How Is The Heat Of The Ultrasonic Welding Machine Generated?
Ultrasonic welding technology has the advantages of economy, reliability, and easy automation integration, and is a common technology for plastic welding.
Unlike traditional heat sources that generate heat in direct contact with plastic, ultrasonic copper connections generate heat by spraying.
1. Amplitude, frequency and wavelength
In ultrasonic welding, longitudinal waves propagate at high frequencies, resulting in low-amplitude mechanical vibrations. The electrical energy of the welding machine is converted into mechanical energy for reciprocating motion. To understand the relationship between amplitude, frequency, and wavelength, and how they relate to heat generation, we need to identify the main components of an ultrasonic welder.
The main components of an ultrasonic welder are a power source, a transducer, an amplitude modulator (sometimes called an amplitude converter) and a welding head. The generator converts a 50-60Hz power supply with a voltage of 120V/240V to a 20-40khz power supply with a voltage of 1300V. This energy is fed into the sensor, which converts the electrical energy into mechanical vibrations using a disk-shaped piezoelectric ceramic that produces a strain displacement when a high-frequency current is passed through it.
The transducer transmits the vibration to the amplitude modulator. The amplitude modulator amplifies the amplitude of the ultrasonic waves and continues to transmit it to the welding head. The solder tip continues to amplify the amplitude of the ultrasonic waves and makes contact with the part.
The energy is transferred to the welding rod locations of the two parts of the assembly. Since the electrode is designed to be a point where energy is concentrated, friction generates heat under pressure. Heat is generated by friction between the upper and lower surfaces of the material and between the molecules within the material. The heat from the friction melts the upper and lower parts and joins them together at the welding location.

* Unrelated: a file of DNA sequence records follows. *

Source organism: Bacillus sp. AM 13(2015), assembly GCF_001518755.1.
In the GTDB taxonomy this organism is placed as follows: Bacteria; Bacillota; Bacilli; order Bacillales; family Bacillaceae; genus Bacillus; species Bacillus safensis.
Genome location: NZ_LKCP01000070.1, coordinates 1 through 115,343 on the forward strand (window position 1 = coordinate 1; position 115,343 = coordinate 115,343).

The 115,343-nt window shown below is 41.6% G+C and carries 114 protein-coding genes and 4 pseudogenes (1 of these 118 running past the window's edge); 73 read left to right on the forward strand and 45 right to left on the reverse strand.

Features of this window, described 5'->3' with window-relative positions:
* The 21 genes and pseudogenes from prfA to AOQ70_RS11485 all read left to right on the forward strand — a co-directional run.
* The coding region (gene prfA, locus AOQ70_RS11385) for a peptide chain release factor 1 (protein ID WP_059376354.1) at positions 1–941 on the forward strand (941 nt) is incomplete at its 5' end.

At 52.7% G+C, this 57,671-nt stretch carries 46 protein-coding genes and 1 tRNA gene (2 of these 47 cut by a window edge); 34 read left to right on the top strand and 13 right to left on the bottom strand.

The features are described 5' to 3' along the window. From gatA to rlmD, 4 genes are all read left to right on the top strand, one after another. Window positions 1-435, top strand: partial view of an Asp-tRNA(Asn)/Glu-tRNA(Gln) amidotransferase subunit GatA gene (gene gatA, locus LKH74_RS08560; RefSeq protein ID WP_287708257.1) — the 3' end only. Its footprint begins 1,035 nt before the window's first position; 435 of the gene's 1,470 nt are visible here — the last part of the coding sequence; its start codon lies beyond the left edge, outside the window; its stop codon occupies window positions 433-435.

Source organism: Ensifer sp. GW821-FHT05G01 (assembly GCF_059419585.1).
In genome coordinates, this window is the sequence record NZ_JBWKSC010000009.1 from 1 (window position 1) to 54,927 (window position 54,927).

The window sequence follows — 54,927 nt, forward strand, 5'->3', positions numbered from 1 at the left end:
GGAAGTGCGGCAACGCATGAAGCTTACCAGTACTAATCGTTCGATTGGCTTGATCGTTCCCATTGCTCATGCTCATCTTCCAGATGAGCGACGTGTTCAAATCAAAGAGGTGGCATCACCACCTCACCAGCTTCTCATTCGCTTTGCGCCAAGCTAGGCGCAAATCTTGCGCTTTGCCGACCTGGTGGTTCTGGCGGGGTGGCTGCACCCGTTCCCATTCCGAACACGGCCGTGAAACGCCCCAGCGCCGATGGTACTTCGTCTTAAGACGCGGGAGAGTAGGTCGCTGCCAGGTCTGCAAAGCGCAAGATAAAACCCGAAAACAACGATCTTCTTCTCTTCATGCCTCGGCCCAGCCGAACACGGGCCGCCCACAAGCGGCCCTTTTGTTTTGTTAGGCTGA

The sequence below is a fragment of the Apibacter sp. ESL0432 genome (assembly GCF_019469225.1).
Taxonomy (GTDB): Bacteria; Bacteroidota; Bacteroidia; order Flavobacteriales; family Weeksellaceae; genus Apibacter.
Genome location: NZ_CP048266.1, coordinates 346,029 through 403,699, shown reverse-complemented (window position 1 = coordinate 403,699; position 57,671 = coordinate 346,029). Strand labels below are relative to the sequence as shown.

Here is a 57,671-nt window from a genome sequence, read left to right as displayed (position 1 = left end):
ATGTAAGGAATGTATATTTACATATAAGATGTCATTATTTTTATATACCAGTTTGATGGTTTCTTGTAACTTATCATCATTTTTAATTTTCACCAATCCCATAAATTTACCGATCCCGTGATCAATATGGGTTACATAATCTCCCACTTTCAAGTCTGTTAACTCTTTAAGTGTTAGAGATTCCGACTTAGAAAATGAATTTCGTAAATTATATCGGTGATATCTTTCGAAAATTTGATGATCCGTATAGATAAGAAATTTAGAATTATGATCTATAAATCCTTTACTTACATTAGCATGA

2. Know the heating rate
For the same material, three factors determine the heating rate: frequency, amplitude and welding pressure. For existing devices such as 15Khz, 20Khz, 30khz or 40Khz, the frequency is fixed. Therefore, the heating rate can usually be changed by the welding pressure. In general, the higher the pressure, the faster the heating rate. Also, you can change the amplitude, just like the pressure, the higher the amplitude, the faster the heating.
Of course, excessive pressure and amplitude can also adversely affect weld quality, such as material degradation, leaks, cracks and spills. Therefore, ultrasonic welding requires a process of process parameter optimization. After the welding process parameters are determined, the welding process can achieve stable output of high speed and high strength. This is why ultrasonic welding is widely used in mass production.
3. Time, distance, power and energy
The heat required for welding depends on the material type, weld design and equipment specifications. The traditional thermal control method is welding according to the time mode, that is, welding for a certain time, such as 0.2-1s (generally less than 1s). However, today's ultrasonic welding equipment often also allows setting and monitoring of welding distance, power and energy. Properly trained operators can also adjust parameters for consistent welding results based on actual conditions and different materials. This also greatly improves the flexibility and reliability of welding.
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